Sunday Link Encyclopedia

As someone said the other day, “Trump will win in 2020 because this is too much fun.” When I see things like the first sentence in this post or likethis truly ridiculous, pathetic meme, I realize it’s true.

If Trump is against “the invisible hand of the market”, then progressives will immediately become in favor.

Amongst all the stupidity people have spewed forth about Philip Roth, here is a great review by the always great Kenan Malik.

Sexual assault is not supposed to be funny. But it becomes so once college bureaucracies get involved. Check it out, folks, it has an interesting twist.

Only a woman gets this. Even the best, most intelligent, wonderful men simply can’t get it. But at least there are women who are not too cowed by incomprehending men to say it.

In my culture, we all know that “life only truly begins when you turn 40.” Which is why I was very confused by this article claiming that academics in my age group are particularly miserable. I mean, academics are always particularly miserable, it’s a requirement to join. But this kind of a twist on our gloominess is new to me.

An important article on workplace transformations. When I was saying these things only a few years ago, people debated ferociously.

When a teacher goes nuts. Sadly, it happens all too often.

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37 thoughts on “Sunday Link Encyclopedia”

  1. I take umbrage at your claim that men don’t get why burqas are so socially destructive. A couple of years ago I was trying to make the same points (nb, on a self-proclaimed feminist website) and was dismissed as trying to tell women what to wear (the feminists were totally all sisterhooding with their socially erased peers).

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    1. It’s great to know I’m wrong. Really great. You have no idea how tired I’m of trying to explain why this is a big deal to men and encountering nothing but platitudes about fashion choices.

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    2. Same here. I grew up seeing ‘purdah’ in my family in India, which is the Hindu practice similar to the burqa. I have a visceral hatred to all such practices.

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  2. \ Amongst all the stupidity people have spewed forth about Philip Roth, here is a great review by the always great Kenan Malik.

    The link doesn’t work.

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  3. Have you seen this at Malik’s latest links post? Sounds surprisingly good:

    Cognitive scientists define critical period for learning language
    Study shows children remain adept learners until the age of 17 or 18.

    A new study performed at MIT suggests that children remain very skilled at learning the grammar of a new language much longer than expected — up to the age of 17 or 18. However, the study also found that it is nearly impossible for people to achieve proficiency similar to that of a native speaker unless they start learning a language by the age of 10.

    “If you want to have native-like knowledge of English grammar you should start by about 10 years old. We don’t see very much difference between people who start at birth and people who start at 10, but we start seeing a decline after that,” says Joshua Hartshorne, an assistant professor of psychology at Boston College, who conducted this study as a postdoc at MIT.

    People who start learning a language between 10 and 18 will still learn quickly, but since they have a shorter window before their learning ability declines, they do not achieve the proficiency of native speakers, the researchers found. The findings are based on an analysis of a grammar quiz taken by nearly 670,000 people, which is by far the largest dataset that anyone has assembled for a study of language-learning ability.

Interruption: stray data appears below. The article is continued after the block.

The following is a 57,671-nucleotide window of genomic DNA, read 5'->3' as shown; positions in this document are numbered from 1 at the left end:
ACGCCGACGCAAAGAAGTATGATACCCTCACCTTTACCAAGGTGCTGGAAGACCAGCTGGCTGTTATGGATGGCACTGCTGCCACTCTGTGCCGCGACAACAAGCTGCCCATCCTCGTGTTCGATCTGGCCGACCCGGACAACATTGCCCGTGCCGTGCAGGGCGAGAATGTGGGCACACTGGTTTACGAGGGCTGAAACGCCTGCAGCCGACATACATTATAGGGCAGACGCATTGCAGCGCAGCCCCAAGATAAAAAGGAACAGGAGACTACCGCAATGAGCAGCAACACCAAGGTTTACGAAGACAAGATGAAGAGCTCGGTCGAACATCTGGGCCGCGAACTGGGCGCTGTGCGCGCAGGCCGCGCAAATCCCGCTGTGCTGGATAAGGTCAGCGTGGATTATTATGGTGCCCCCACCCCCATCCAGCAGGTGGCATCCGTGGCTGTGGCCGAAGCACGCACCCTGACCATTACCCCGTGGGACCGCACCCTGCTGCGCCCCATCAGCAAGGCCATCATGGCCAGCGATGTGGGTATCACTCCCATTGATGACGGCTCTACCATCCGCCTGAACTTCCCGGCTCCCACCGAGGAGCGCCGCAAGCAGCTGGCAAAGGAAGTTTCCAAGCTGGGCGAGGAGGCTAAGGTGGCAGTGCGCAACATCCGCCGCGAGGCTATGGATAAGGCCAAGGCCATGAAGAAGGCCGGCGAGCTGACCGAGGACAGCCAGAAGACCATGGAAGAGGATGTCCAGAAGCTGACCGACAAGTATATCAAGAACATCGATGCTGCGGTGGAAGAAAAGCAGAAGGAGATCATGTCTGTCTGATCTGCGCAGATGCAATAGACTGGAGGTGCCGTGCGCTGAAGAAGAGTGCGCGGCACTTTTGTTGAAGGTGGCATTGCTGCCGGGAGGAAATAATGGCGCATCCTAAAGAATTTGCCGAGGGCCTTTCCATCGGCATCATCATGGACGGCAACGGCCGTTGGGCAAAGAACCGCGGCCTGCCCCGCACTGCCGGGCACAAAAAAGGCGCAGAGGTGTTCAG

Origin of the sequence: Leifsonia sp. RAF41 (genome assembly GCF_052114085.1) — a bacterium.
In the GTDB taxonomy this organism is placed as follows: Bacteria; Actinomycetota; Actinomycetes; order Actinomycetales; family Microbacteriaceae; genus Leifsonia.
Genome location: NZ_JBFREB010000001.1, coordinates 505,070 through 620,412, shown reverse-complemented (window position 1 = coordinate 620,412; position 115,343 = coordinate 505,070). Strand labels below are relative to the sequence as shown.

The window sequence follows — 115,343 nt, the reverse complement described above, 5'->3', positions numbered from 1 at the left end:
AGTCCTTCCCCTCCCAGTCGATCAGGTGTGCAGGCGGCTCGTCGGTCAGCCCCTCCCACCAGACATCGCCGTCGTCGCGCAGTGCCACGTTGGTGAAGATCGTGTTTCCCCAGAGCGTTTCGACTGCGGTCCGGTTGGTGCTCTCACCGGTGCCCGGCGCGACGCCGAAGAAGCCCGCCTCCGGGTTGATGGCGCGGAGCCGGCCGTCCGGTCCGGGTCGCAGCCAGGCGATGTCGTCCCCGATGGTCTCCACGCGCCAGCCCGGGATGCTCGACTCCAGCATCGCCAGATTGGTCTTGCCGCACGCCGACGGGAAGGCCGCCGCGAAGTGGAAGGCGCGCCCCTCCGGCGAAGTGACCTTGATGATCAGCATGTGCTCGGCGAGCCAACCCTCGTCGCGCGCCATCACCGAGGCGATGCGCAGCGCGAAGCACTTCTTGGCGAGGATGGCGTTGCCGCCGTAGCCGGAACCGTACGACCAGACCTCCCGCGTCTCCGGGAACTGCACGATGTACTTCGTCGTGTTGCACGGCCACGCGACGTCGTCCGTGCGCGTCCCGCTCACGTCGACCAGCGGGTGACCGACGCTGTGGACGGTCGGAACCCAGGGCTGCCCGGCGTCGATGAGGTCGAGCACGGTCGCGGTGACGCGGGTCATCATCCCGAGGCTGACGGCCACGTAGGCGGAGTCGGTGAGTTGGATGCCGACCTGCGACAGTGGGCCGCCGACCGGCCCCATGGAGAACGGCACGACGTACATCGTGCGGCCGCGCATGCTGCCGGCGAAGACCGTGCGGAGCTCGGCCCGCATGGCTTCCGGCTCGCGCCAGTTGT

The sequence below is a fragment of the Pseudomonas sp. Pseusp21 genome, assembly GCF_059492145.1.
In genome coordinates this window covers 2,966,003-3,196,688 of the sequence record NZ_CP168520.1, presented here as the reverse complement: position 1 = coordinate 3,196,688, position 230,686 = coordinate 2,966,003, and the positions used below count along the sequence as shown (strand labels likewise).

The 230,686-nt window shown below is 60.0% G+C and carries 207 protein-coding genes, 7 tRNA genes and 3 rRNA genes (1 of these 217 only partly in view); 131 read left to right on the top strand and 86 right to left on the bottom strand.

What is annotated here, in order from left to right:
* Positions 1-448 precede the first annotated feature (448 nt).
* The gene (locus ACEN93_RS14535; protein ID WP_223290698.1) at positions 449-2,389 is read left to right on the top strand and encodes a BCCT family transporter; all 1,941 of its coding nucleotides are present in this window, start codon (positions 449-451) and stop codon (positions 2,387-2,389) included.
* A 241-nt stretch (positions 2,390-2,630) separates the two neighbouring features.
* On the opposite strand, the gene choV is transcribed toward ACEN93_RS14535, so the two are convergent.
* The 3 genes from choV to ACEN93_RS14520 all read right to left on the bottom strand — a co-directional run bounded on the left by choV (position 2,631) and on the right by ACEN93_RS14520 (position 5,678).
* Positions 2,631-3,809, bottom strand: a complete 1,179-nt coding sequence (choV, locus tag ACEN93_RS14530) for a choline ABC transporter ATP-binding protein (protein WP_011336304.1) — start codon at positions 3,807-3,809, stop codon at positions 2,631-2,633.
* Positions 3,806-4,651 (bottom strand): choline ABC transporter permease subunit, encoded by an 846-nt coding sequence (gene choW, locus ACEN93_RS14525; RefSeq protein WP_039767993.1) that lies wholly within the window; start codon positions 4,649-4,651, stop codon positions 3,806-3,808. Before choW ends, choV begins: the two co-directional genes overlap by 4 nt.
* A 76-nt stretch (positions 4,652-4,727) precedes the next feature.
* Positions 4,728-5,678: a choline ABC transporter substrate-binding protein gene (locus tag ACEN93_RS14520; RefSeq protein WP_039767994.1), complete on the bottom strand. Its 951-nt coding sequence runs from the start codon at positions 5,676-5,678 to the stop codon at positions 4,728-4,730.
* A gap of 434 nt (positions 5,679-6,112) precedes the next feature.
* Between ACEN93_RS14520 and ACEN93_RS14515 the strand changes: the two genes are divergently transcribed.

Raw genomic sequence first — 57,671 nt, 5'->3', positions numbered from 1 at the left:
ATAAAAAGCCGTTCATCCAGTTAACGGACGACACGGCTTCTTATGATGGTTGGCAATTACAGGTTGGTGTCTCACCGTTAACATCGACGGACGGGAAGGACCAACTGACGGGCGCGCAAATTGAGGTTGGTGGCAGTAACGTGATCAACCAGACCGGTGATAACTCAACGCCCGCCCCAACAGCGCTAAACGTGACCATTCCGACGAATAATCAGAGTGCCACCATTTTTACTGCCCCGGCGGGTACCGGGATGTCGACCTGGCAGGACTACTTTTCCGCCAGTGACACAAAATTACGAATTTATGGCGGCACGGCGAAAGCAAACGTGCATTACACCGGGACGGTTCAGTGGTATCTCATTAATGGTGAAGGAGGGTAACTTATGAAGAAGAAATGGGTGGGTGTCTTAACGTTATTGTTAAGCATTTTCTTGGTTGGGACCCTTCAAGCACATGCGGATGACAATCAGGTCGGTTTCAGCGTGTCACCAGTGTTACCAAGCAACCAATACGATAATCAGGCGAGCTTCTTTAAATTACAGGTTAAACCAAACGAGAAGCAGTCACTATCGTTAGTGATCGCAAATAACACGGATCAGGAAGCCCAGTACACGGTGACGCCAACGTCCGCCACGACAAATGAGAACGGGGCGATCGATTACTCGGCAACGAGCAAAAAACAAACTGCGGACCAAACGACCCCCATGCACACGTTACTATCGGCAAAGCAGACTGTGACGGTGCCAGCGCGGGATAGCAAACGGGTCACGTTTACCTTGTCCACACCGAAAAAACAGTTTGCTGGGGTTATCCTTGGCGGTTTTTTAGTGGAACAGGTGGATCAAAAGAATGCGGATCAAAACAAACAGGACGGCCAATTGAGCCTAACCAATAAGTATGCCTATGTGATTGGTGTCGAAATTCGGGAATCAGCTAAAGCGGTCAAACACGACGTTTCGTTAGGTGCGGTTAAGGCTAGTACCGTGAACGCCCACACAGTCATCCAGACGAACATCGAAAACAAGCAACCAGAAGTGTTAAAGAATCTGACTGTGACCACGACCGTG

https://news.mit.edu/2018/cognitive-scientists-define-critical-period-learning-language-0501

    Regarding having a shorter window if one starts after age 10, it may depend on the degree of immersion in the language. I think I know Hebrew like native speakers despite immigrating in early teens.

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    1. I think this study is highly flawed as it only really tests knowledge of English grammar. This doesn’t equate to native-level fluency. Nor did they control for mother’s tongue, from what I can tell (a Chinese person will have a much harder time learning English grammar than a French or a Spanish person, whicn use similar tense structures).

      Like you I learnt one language as an adult and am close to native fluency and I know many other people who are the same. So IME these types of limits don’t really exist (and interestingly are often brought up by monolingual English-speaking people, who seem to have a fear from learning languages).

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    2. I started learning Spanish in my twenties, and I’m more proficient than the absolute majority of native speakers on this planet. And I’m not in any way exceptional. I know many people who are like this.

      Sorry, this doesn’t jive with anything I’ve seen.

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      1. I also want to mention that being better than a native speaker is not hard. The goal in language learning is to be like an educated native speaker. There’s an enormous difference.

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        1. Also, grammar is not a good criterion at all. Most of my non-native literature students have better grammar than the native speakers in the same class. It doesn’t mean they are more fluent, though.

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  4. I think that as long as the economy is doing fine, Trump will win again in 2020. People don’t really care too much about the scandals if the economy is good.

    Also, I strongly believe that if one of the two individuals involved in a sexual encounter is drunk, s/he obviously cannot consent to sex. And if both the man and the woman are drunk, then you can’t automatically assume that the man raped the woman, because he too, by definition, was unable to consent. This is just simple logic.

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    1. For how long have “blonde-haired, blue-eyed” people in the Midwest and Appalachia overdosing on opioids while there was zero outrage and a complete refusal to accept that opioids are being overprescribed and there are Mexican drug cartels that are bringing enormous quantities of heroin into the country? Twenty years it took before somebody noticed. And even now this is still not fully accepted.